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    Russian Su-27 Vs. US RC-135: 'Russian Spy Jets Don’t Fly Along US Borders'

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    On Monday, Russia scrambled its Su-27 fighter to intercept a target over neutral Baltic Sea waters, which turned out to be a US Boeing RC-135 reconnaissance aircraft. The incident sparked a blame game between the two countries. Military expert Igor Korotchenko commented on the encounter, noting that Russian spy jets don't fly along US borders.

    "On June 19, Russia's airspace control facilities over the neutral waters of the Baltic Sea detected an air target flying toward the state border of the Russian Federation. To intercept the target, a Su-27 fighter was scrambled… which, after approaching it, identified it as an RC-135 US reconnaissance aircraft," the Russian Defense Ministry said in a statement on Tuesday.

    The Ministry said that the RC-135 crew had carried out a provocative turn toward Russia's Su-27, adding that the Russian pilot reacted to the maneuver and kept escorting the reconnaissance plane until it changed  its direction of flight away from the Russian border.

    Ten minutes after the incident, another RC-135 entered the zone, which was also intercepted by the Russian Su-27, the Russian Defense Ministry said.

    Over the past week, US and NATO reconnaissance aircraft have carried out more than 15 flights over the Baltics with reconnaissance purposes in the immediate vicinity of the Russian border," it added

    US Department of Defense spokesperson Capt. Jeff Davis later claimed that the US "was operating in international airspace and did nothing to provoke this behavior." He called it a "poorly controlled intercept" and said that the aircraft commander of the RC-135 "determined it to be unsafe."

    Russian military expert Igor Korotchenko, editor-in-chief of National Defense magazine commented to Radio Sputnik on the aerial incident which could have ended in tragedy.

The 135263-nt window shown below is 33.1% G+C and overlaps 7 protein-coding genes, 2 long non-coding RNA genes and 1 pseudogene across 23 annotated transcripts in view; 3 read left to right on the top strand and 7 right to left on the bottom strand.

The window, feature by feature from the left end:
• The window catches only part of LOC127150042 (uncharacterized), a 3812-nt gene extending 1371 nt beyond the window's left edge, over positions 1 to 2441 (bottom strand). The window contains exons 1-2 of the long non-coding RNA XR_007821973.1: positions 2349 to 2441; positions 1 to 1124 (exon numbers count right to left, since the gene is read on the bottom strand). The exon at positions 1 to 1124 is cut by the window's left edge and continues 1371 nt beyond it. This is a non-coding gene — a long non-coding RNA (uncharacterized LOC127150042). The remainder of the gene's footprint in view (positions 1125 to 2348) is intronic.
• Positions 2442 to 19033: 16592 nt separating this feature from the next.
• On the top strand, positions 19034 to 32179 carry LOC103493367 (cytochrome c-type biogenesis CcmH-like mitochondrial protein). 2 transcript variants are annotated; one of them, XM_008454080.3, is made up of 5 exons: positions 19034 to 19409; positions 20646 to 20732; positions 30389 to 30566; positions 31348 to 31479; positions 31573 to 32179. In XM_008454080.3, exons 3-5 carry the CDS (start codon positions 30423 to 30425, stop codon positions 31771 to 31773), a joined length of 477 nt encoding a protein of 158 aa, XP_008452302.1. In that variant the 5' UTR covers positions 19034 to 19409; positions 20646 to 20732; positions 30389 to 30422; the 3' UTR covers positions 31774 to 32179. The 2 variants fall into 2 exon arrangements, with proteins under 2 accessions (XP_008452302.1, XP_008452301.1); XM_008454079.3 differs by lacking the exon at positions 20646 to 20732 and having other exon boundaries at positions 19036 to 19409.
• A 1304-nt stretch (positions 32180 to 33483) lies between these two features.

"It was a very dangerous encounter, caused by the provocative turn of the US spy aircraft. That provocation could have ended up with a tragedy in the skies," he told Sputnik.

    The military expert further explained that last year, at a meeting of the Russia-NATO Council, Russia suggested signing an official agreement on transponders being used on military flights over the Baltics.  Flight transponders are devices which are used in aviation to identify planes from the ground, verify their course, altitude and route.

    The Alliance however offered no response to the Russian suggestions, Korotchenko said. That is why when the US reconnaissance aircraft appear near Russian borders; it provokes counter-moves from the Russian Aerospace Forces.

    Russia scrambles its jets, which identify the type of an aircraft, its tail numbers and escort it at a safe distance, the expert explained.
    With regards to this particular case, Korotchenko called it a definite provocation on the part of the American pilots.

    "In this particular case, Russia had no reason to provoke US pilots in the sky. I stress once again, our pilots are aces. While as for the Americans, they frequently lose their nerves. However this time it might have been a dangerous provocation: the American pilot might have decided to demonstrate that he is not afraid to get close. However the RC-135  is rather a large aircraft and it was not a well-calculated maneuver," the expert said.

    He further noted that such incidents don't contribute to improving relations between the two countries, nor between Russia and NATO.

    "Our reconnaissance aircraft don't fly along the American coastline and don't conduct any aerial electronic surveillance. The mere fact that the US aircraft are flying along Russia's borders only underlines the aggressive character of the behavior of the US Air Forces. And therefore brings into question the further improvement of relationship between Russia and NATO, which are currently already below zero," Korotchenko finally stated.

    Tags:
    close encounter, reconnaissance aircraft, interception, provocation, RC-135, Su-27, Igor Korotchenko, Baltics, United States, Russia
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